Featherstone Farm in Rushford has taken its commitment to the environment further than most
Editor's note: This article is part of Home grown, a feature appearing in the July 2013 issue.
Organic farmers typically pride themselves on sustainability, but Featherstone Farm, in the scenic bluff country of Fillmore county, has taken its commitment to the environment further than most. The 250-acre certified-organic farm, founded in 1996 by Jack Hedin and Jenni McHugh, has invested in geothermal and solar energy infrastructure to provide about half the energy used on the farm, which is one of the largest organic farms in Minnesota.
After a flood in 2007 severely damaged the farm, Hedin pondered climate change and decided to investigate alternative energy and carbon reduction. In 2008, the farm added a super-insulated packing shed that is heated and cooled by geothermal energy drawn from underground. In 2009, the farm converted the first of its 10 tractors to electric power.
But the farm's largest alternative energy investment is a 2,200-square-foot, 38-kilowatt solar panel array installed on the roof of the farm's machine shop in the fall of 2011. Including the addition of the cooler to store winter vegetables, the project cost about $250,000.
To finance the undertaking, farm employees launched a month-long capital campaign in the summer of 2011 that raised more than $170,000 in loans from friends, customers, and CSA members, as well as from several food co-ops. Whole Foods Market added a $100,000 loan. With the goal of reducing the carbon footprint as quickly as it could practically be done, Hedin says the farm is in the running for a federal grant that could reduce the payback period on the solar system to seven years; without the grant, the energy savings will recoup the cost in about 15 years, he estimates.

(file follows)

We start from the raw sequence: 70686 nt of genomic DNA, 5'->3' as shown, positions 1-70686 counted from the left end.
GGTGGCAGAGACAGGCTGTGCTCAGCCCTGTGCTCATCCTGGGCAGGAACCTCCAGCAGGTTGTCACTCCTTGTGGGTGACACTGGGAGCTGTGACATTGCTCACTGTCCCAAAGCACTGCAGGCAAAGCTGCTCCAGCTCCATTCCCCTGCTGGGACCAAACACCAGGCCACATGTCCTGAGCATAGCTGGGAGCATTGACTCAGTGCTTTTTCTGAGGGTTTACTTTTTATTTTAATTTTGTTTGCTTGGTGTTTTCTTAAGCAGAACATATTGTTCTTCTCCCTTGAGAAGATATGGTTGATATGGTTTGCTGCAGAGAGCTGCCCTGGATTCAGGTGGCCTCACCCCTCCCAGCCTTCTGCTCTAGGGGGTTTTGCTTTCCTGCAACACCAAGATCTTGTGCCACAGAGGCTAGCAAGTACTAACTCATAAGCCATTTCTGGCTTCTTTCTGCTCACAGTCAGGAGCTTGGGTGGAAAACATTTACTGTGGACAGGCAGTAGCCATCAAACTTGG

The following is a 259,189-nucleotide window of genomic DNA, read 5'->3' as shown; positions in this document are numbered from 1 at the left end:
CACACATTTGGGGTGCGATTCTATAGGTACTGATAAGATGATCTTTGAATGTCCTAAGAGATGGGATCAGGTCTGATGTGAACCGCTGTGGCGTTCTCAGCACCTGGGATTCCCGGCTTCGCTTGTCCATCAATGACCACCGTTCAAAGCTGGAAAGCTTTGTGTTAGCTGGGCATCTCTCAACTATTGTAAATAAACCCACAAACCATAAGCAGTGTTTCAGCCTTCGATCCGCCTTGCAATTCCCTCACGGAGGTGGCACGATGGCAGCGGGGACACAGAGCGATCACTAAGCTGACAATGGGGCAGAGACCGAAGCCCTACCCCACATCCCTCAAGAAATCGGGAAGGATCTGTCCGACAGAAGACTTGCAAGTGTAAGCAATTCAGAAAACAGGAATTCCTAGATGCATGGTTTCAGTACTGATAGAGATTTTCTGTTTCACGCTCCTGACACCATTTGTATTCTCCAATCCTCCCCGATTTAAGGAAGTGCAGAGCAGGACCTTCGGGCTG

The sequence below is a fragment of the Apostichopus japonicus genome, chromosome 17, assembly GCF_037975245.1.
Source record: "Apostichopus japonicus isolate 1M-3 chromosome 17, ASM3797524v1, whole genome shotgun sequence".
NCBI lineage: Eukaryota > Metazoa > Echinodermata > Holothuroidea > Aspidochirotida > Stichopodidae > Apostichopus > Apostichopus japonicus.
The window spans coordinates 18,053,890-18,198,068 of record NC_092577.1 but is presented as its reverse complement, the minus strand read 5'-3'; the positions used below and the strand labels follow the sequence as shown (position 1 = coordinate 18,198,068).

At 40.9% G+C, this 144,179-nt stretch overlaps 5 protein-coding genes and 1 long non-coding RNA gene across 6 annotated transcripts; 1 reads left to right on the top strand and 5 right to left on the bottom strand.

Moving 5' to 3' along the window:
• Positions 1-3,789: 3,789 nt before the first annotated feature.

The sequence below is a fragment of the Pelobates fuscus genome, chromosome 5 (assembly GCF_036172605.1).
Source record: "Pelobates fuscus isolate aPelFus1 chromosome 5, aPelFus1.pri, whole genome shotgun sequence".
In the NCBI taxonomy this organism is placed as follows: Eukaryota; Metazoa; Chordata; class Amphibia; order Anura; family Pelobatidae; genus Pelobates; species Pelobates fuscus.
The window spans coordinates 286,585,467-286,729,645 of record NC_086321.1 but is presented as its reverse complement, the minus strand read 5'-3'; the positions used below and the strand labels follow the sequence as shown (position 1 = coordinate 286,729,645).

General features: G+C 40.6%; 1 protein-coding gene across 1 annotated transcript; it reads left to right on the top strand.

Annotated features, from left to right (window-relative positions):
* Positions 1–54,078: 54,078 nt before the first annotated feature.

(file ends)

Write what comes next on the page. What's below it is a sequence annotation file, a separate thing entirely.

In an area blessed with what Hedin characterizes as the "A+ soil" essential for organic growing, the farm produces about 40 varieties of fruits and vegetables for distribution to natural food retailers, major grocers, wholesalers, and more than a thousand CSA members located mostly in the Twin Cities but also throughout the Upper Midwest. When considering small-scale, sustainable farming, "many people have little concept of how productive an acre can be," says Hedin. Last July he planted just under 10 acres of "storage carrots," designed for winter storage. In October, he picked 100 tons of carrots - a 10-ton-per-acre harvest.
Even with mechanized harvesting, though, raising vegetables is still a labor-intensive enterprise. "The carrots are picked by a machine, but it takes six people to run that machine," Hedin says. Still, Featherstone has enjoyed steady growth - from marketing $18,000 worth of produce in its first year (1996) to $1.4 million–plus in 2012.
For small-scale farmers, marketing savvy has become as important as growing expertise. "Brand identity and organic certification are like a skeleton key to many types of markets," Hedin says. "Over the years we have built our brand. It's not just a logo or concept, but the real value we bring to what we do," based on principles like sustainability, fair labor practices, and community-building. "Those are meaningful things we really value and are trying to create. Then, it's a matter of getting people to buy into it."
Leadership: Jack Hedin and Jenni McHugh, owners
Revenue: $1.5 million
Description: Grows and markets organic fruits and vegetables